One week after the Catalan parliament gave him the power to do so, Catalonia's leader is calling for a vote in the northeast region of Spain on whether it should become independent. The vote is set for November 9, but Spain's central government has said it won't let the vote occur.

Catalonia has already launched a website for the independence vote, referring to it with the shorthand 9N. The website includes a sample ballot that asks two questions: Should Catalonia be a state, and should that state be independent?

The U.S. is seeing "historic" progress in reducing both its crime and its incarceration rates, Attorney General Eric Holder said, with the federal prison population falling by some 4,800 inmates in the past year — "the first decrease we've seen in many ‎decades."

In a speech at the U.N. Climate Summit, President Obama called for a more ambitious global approach to environmental issues, and noted a new push to boost what the White House calls "global resilience" in the face of climate change.

We embedded video of the president's speech here and posted updates below.

Reports that Starbucks is testing a new coffee drink for autumn that incorporates "toasty stout flavors" has set off a debate over how such a concoction might taste — and questions over where customers can find one. The Dark Barrel Latte was "inspired by the rise of craft beers," the company says.

Ending a months-long search, the Israeli military says it has killed two Palestinian men with ties to Hamas who it believes were responsible for kidnapping and killing three Israeli teenagers early this summer. The abductions preceded nearly two months of violence between Israel and Hamas.

Acting on recently received information, soldiers from Israel's special forces raided a building in the West Bank where the men had been hiding early this morning.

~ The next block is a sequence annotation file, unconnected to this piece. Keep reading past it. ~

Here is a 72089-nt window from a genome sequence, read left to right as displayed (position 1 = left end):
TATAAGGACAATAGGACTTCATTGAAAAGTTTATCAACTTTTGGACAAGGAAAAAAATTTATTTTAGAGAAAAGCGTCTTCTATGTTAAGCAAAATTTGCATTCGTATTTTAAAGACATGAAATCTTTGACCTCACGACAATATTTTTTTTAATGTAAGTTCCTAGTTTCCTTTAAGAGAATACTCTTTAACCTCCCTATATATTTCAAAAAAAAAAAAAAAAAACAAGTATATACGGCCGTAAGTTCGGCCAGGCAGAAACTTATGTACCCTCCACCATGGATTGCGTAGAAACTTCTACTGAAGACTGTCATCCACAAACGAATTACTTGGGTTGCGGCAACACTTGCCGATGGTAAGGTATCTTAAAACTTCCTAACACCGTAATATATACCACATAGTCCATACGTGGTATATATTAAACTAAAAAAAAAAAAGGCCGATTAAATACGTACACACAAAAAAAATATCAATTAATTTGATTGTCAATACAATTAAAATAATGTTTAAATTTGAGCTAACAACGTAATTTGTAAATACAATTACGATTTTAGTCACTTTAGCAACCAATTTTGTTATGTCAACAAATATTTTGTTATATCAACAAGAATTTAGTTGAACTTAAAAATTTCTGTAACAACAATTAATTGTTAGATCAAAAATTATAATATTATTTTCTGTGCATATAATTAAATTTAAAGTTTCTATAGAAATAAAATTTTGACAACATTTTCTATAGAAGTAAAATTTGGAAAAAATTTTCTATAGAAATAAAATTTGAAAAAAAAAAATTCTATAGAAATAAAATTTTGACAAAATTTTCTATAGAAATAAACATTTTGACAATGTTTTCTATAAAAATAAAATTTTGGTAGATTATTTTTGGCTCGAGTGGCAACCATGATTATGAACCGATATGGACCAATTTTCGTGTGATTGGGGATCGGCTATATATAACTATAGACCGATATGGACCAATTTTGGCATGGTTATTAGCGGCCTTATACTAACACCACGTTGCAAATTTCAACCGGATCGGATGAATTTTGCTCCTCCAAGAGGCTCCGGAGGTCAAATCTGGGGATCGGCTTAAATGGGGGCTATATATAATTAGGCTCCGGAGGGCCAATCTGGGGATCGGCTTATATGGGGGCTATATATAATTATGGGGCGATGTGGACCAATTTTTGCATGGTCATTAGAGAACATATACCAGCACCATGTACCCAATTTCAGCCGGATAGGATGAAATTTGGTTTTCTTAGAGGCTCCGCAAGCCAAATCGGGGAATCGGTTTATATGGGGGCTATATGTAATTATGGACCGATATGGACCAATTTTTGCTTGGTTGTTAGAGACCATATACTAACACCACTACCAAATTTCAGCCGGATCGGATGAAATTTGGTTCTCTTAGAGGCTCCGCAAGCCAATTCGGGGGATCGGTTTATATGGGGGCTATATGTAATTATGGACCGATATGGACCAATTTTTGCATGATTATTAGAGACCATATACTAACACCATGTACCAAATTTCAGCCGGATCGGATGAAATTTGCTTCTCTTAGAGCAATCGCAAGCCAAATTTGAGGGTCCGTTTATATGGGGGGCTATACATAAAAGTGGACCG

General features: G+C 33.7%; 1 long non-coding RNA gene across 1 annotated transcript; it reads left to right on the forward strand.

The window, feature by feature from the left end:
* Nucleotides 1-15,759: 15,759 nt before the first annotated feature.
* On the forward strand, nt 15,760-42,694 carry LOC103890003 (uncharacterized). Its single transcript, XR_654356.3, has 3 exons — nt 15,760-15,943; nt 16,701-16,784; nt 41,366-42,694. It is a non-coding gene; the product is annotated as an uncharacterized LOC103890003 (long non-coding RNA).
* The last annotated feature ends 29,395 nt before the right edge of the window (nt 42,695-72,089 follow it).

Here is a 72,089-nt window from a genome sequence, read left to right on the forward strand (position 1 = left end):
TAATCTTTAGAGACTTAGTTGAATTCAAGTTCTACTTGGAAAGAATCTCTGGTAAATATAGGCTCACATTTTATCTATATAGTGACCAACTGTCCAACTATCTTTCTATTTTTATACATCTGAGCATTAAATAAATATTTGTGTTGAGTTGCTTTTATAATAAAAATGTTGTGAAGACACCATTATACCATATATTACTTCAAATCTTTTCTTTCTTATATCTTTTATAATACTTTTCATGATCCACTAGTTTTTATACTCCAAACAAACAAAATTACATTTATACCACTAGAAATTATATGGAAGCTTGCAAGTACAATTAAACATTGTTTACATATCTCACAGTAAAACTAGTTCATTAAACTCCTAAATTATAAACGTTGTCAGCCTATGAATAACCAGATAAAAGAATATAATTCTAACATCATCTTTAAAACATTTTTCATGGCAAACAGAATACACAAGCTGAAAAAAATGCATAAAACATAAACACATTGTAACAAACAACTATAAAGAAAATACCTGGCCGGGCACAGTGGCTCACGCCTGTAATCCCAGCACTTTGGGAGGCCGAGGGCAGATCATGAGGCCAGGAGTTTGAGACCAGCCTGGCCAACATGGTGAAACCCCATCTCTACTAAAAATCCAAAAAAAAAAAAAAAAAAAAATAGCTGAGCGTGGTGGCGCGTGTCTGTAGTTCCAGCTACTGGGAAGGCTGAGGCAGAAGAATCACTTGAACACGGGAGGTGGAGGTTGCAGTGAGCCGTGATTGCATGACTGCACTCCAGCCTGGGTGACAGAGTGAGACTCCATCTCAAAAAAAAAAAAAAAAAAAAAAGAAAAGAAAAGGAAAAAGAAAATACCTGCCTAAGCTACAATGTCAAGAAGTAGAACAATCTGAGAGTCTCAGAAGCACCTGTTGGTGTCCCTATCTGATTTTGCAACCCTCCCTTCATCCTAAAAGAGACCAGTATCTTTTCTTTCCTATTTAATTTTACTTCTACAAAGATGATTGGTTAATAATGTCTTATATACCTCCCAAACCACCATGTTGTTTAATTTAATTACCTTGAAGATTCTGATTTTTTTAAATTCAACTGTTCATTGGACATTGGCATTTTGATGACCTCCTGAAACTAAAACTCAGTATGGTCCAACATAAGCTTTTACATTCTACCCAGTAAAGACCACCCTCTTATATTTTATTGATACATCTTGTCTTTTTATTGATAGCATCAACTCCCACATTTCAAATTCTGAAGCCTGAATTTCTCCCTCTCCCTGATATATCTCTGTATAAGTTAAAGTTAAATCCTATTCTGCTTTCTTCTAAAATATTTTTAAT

From Jerusalem, NPR's Emily Harris reports:

An estimated 70,000 Syrian refugees have fled the violence brought by extremist group ISIS this weekend, choosing to cross into Turkey carrying whatever belongings they can manage.

The rush of predominantly Kurdish refugees came as fighters loyal to ISIS seized dozens of villages in the area. While a U.N. agency reported about 70,000 refugees this weekend, a Turkish official says 100,000 Syrians have come to Turkey for shelter in the past week.

Omar J. Gonzales, the 42-year-old man who the Secret Service says ran onto the White House grounds and entered a door Friday night, is an Army veteran who served in Iraq and was reportedly a sniper.

Munich kicked off this year's Oktoberfest Saturday, beginning festivities in which the city expects to host 6 million visitors. Today's events included a parade celebrating Bavarian culture – and of course, the rampant consumption of beer, served in a traditional one-liter Mass mug.

Kenyans are marking the first anniversary of a deadly attack on an upscale shopping mall in Nairobi that sparked a siege and created new uncertainty over the reach of extremist violence in Africa. The attackers were identified as Islamist militants from Somalia, but few other details about the incident have emerged.

Streets in New York City and other towns were taken over by marchers Sunday in what organizers called the largest climate change protest in history. The People's Climate March was timed to draw the notice of world leaders gathering for this week's U.N. Climate Summit.